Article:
Ironically reversing the image of herself as the helpless waif, Dickinson presents herself as "Royal," an "Empress of Calvary." Having sustained and learned from her suffering, she has mastered it. This is a love poem, but it is also an announcement of her power--her capacity to experience intense emotions and to survive their annihilating potential. Although her love has been unrequited, she has not been defeated by her suffering. She is not ruled by a master--she reigns over herself. As we have seen, the compensatory image of the queen in command of her energy appears repeatedly in Dickinson's poetry as an antidote to the destructive impact of romantic imagery on women. This poem also takes an ironic view of conventional marriage, revealing Dickinson's scorn for the loss of self women experience when they wed; there is a pun on "bridalled" and bridled, as the wife's expectations about her new life--"Born"--are contrasted with the reality of her now constricted world--"Shrouded." For Emily Dickinson, the wife's expectations of security in marriage are as illusory as the converted sinner's hopes of heaven.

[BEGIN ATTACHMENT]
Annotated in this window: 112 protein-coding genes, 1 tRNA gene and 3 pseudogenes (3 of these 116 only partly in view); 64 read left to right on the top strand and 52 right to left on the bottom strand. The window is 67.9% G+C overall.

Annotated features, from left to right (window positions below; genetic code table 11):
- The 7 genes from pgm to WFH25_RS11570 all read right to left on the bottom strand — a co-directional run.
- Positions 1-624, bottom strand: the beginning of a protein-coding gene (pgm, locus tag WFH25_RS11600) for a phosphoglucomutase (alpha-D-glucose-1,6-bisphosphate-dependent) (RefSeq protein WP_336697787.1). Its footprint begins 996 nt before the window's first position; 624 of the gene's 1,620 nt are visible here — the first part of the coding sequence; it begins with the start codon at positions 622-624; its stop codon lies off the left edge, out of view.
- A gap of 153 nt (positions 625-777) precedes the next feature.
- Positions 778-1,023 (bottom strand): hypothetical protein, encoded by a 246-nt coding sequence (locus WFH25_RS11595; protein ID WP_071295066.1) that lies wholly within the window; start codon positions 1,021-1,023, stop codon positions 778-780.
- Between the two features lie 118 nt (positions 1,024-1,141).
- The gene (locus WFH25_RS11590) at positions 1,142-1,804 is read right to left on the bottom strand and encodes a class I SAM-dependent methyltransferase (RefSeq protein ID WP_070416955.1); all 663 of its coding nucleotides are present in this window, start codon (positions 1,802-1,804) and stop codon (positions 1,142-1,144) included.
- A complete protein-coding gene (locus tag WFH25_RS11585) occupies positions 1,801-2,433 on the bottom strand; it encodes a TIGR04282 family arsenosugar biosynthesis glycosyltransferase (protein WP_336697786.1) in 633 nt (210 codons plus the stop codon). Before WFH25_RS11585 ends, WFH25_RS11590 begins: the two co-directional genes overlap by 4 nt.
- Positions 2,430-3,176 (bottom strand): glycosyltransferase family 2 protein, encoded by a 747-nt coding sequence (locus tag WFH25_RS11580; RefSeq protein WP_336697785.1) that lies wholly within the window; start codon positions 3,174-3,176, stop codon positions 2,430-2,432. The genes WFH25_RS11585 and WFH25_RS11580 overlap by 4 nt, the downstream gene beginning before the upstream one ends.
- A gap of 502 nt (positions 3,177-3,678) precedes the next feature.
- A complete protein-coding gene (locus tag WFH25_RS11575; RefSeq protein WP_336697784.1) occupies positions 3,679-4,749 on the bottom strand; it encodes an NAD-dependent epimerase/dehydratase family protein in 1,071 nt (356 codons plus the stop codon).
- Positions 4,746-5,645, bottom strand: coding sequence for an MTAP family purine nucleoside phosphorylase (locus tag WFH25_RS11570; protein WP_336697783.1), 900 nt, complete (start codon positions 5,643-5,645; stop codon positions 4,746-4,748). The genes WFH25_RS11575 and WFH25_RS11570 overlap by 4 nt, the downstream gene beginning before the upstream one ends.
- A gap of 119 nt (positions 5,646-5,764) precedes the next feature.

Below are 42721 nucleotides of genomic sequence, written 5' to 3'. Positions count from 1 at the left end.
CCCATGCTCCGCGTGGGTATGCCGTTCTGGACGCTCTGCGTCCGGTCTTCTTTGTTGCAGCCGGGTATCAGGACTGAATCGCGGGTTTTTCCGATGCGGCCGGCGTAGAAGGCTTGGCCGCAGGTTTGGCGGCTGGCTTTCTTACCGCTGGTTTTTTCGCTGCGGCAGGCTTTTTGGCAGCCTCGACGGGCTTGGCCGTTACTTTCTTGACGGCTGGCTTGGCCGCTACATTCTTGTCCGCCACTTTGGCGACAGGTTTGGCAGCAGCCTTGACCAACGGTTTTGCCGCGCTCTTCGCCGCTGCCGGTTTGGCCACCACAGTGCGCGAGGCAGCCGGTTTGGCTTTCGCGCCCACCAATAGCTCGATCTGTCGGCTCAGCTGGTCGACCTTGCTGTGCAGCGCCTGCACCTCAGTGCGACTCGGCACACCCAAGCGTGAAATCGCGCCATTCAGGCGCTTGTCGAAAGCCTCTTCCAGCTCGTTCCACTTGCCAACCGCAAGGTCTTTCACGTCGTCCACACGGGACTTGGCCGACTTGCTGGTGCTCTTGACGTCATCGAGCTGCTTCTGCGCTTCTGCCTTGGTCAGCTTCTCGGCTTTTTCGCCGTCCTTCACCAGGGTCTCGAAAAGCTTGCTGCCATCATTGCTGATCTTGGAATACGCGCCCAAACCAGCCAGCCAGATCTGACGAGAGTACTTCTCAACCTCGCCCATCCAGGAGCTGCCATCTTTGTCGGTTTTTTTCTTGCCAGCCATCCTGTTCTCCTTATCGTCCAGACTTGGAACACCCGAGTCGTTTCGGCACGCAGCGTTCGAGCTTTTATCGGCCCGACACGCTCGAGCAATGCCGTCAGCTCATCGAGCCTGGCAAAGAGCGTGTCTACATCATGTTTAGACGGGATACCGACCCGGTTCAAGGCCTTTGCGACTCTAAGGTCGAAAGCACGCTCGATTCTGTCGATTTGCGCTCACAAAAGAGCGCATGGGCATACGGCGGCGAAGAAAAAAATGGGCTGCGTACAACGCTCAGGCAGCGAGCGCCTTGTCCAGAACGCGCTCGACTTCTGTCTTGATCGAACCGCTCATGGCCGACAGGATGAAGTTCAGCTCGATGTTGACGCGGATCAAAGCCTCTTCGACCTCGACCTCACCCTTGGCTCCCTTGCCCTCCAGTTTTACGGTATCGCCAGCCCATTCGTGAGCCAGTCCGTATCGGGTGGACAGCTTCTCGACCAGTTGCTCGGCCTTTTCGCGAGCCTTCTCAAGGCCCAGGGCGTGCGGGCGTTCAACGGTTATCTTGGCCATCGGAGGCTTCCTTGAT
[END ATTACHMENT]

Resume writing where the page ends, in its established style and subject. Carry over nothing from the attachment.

From An American Triptych: Anne Bradstreet, Emily Dickinson, Adrienne Rich. Copyright © 1984 by The University of North Carolina Press.